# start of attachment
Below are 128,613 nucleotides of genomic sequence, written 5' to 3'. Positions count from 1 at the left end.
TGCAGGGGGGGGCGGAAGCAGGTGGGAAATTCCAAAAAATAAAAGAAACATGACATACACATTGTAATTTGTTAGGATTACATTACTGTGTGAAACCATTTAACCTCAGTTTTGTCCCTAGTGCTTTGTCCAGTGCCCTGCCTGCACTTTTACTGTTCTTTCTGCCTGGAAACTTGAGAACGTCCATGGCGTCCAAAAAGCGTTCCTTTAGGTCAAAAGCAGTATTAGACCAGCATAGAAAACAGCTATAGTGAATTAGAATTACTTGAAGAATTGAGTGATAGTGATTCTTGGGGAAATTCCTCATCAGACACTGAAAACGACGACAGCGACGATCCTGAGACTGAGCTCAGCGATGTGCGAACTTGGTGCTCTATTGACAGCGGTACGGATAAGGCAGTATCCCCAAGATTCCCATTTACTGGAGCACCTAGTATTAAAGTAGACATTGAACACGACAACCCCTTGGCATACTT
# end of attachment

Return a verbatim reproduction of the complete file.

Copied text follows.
Below are 128,613 nucleotides of genomic sequence, written 5' to 3'. Positions count from 1 at the left end.
TGCAGGGGGGGGCGGAAGCAGGTGGGAAATTCCAAAAAATAAAAGAAACATGACATACACATTGTAATTTGTTAGGATTACATTACTGTGTGAAACCATTTAACCTCAGTTTTGTCCCTAGTGCTTTGTCCAGTGCCCTGCCTGCACTTTTACTGTTCTTTCTGCCTGGAAACTTGAGAACGTCCATGGCGTCCAAAAAGCGTTCCTTTAGGTCAAAAGCAGTATTAGACCAGCATAGAAAACAGCTATAGTGAATTAGAATTACTTGAAGAATTGAGTGATAGTGATTCTTGGGGAAATTCCTCATCAGACACTGAAAACGACGACAGCGACGATCCTGAGACTGAGCTCAGCGATGTGCGAACTTGGTGCTCTATTGACAGCGGTACGGATAAGGCAGTATCCCCAAGATTCCCATTTACTGGAGCACCTAGTATTAAAGTAGACATTGAACACGACAACCCCTTGGCATACTT